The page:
Handbags

One of the joys of following English soccer is learning some of its delightful jargon. My favorite bit, perhaps because it is so politically incorrect, is the phrase applied to second-rate soccer fights — “handbags at ten paces,” or “handbags” for short.
Recently England played Turkey in a crucial qualifying match for the European Championship to be held next year. England needed only a draw to qualify and seemed well on the way to getting at least that after being awarded a penalty kick shortly before half time. Up stepped team captain and matinee idol David Beckham (sometimes called the Spice Boy because of his marriage to one of the Spice Girls), owner of perhaps the best right foot in the sport. Unfortunately, he lost his footing and skied the penalty kick into Row W or thereabouts (“high, wide, and not very handsome” as they used to say). A Turkish defender, Alpay, began vehemently taunting Beckham. Although he has famously lost his composure on some occasions, Beckham seemed relatively unfazed this time. However, when the teams walked through the common tunnel to their respective dressing rooms at half time, a fight broke out. It’s not clear whether the fight ever surpassed the “handbags” level, although I’ve heard that 17-year old sensation Wayne Rooney (of my team, Everton) was involved, and Rooney has some training as a boxer. In any event, order was restored, and England obtained the required draw.
Trunk has now directed me to this BBC report that the English and Turkey Football Associations have been charged with improper conduct in connection with the “fracas.” Apparently, though, no individual players have been charged, which suggests to me that the whole thing really was handbags. The two Associations presumably will be fined, and that will be the end of it, except that Alpay, who plays for a team in England has been the subject of so much criticism that he will be leaving English football by mutual agreement with his team.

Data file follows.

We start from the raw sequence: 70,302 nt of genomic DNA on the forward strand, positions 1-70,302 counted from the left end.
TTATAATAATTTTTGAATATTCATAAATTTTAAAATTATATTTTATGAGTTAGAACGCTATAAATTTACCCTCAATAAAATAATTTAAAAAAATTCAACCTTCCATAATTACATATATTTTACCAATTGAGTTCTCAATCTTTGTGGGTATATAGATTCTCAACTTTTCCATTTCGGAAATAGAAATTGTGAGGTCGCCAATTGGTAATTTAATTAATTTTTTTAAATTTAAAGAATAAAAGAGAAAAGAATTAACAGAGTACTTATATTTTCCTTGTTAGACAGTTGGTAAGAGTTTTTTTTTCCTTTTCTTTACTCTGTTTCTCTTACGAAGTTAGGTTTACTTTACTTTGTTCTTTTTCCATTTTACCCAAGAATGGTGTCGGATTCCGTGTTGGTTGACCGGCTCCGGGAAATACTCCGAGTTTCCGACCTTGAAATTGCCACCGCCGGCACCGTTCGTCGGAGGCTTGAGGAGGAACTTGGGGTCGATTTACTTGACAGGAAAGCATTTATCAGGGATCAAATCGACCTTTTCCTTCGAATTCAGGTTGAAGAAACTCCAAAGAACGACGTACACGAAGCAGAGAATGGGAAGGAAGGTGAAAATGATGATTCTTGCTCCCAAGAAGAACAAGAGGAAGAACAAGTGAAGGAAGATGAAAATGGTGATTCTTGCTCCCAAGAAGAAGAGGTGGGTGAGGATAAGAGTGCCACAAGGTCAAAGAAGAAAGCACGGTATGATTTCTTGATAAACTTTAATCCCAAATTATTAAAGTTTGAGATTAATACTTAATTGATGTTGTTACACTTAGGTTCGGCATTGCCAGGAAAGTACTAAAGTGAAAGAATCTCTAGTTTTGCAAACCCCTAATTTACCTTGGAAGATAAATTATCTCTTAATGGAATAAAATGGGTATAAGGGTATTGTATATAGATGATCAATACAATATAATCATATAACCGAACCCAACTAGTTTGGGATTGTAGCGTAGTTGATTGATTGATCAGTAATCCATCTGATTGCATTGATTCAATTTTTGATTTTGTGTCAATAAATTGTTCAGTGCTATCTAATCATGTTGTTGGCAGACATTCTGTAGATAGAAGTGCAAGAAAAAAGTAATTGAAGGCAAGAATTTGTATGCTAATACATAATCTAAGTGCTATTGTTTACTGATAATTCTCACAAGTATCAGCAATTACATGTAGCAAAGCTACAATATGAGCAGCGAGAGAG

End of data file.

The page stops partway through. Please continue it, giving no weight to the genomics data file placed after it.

There is some soccer history between the fans (though not so much the teams) of England and Turkey. For example, a few years ago several Leeds United supporters were stabbed to death while in Turkey for a big match. English fans used to be known as Europe’s worst hooligans, but for sheer menance, the Turkish fans seem to have surpassed them. In world affairs, Turkey is viewed by the West rather benignly, at least in comparison to its neighbors. But soccer fans don’t see much of Turkey’s neighbors, and what they see of the Turks isn’t always pretty. In fact, I believe that many Turkish fans failed to respect the moment of silence for the victims of 9/ll. Such moments were immaculately observed throughout Europe (but would they be today?) except for Turkey and Greece, if memory serves.

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